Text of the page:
Crisis looms in coffee sector as farmers hold on to old trees

Saturday February 11 2023
Coffee prod

There has been a decline in coffee producing due to changing weather patterns. Photo: Cyril Ndegeya

By Ange Iliza

Coffee farmers will soon find themselves in deep crisis as reality of relying on old trees
starts hitting them.

The majority of coffee trees on farms are more than 30 years old. Farmers who rely on coffee sales to provide for their families are hesitant to overhaul their plantations and wait up to three years before they start harvesting.

Coffee dealers are worried that the production could shrink further to an unrecoverable level in the next three years, dimming Rwanda’s coffee exports.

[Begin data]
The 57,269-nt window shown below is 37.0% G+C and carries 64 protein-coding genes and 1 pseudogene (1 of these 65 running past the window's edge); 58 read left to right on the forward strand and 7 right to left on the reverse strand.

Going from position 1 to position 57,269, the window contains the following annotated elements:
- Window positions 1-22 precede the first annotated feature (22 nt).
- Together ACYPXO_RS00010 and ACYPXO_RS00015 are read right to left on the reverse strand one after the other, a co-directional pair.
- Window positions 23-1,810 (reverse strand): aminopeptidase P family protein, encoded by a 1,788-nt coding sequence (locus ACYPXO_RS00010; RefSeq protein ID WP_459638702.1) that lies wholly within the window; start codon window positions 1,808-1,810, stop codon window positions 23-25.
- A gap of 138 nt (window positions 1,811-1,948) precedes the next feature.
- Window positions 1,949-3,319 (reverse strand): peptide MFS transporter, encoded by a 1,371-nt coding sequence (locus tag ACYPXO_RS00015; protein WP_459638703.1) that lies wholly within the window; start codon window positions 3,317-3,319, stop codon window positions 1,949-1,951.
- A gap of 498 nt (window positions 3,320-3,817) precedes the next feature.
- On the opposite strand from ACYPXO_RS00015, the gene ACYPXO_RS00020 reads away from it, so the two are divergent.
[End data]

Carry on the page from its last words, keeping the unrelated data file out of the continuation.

National Agricultural Export Development Board (NAEB) 2020/2021 report indicated that there was a five percent decrease in annual coffee production under the period under review.

In 2022, total coffee production declined to 2,359 tones from 3,414 tones. In the month of November 2021, coffee production amounted to 1.4 million kilograms from 2.4 million kilograms produced in 2020, a decline of 38 per cent.

Farmers who spoke to Rwanda Today expressed concerns about the cost that comes with planting new coffee trees. They say the price remains high despite the government’s incentives such as free coffee seedlings and fertilizers.


According to Kivu Belt Coffee Ltd, a coffee dealing company that works with over 700 coffee farmers in the Nyamasheke district, farmers remain dealing with the bank.